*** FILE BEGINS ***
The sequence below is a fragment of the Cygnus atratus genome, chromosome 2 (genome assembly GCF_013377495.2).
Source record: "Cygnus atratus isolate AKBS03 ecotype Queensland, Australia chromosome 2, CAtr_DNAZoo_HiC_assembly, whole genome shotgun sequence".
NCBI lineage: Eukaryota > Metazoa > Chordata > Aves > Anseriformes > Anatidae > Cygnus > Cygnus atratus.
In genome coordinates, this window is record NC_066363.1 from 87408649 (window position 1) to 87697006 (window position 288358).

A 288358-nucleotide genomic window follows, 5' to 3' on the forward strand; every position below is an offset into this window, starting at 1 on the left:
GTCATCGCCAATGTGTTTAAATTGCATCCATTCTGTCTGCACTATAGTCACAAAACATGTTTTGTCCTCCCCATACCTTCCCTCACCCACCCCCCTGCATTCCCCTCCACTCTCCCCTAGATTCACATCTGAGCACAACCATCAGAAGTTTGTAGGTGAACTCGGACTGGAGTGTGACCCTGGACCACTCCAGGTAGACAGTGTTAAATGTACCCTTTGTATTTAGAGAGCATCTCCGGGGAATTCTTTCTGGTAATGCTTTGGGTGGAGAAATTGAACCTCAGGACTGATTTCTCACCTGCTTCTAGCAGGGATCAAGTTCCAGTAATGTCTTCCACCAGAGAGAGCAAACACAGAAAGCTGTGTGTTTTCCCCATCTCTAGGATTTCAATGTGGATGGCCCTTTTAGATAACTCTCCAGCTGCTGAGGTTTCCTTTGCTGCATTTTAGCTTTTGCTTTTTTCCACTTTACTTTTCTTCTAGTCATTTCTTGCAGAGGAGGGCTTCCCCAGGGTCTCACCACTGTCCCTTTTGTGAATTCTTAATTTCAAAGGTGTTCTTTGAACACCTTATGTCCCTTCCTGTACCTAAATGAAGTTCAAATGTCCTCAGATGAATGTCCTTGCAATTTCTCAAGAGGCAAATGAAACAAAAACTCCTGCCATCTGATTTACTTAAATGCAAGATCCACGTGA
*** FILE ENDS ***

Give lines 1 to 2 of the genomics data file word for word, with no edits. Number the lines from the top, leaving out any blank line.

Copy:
The sequence below is a fragment of the Cygnus atratus genome, chromosome 2 (genome assembly GCF_013377495.2).
Source record: "Cygnus atratus isolate AKBS03 ecotype Queensland, Australia chromosome 2, CAtr_DNAZoo_HiC_assembly, whole genome shotgun sequence".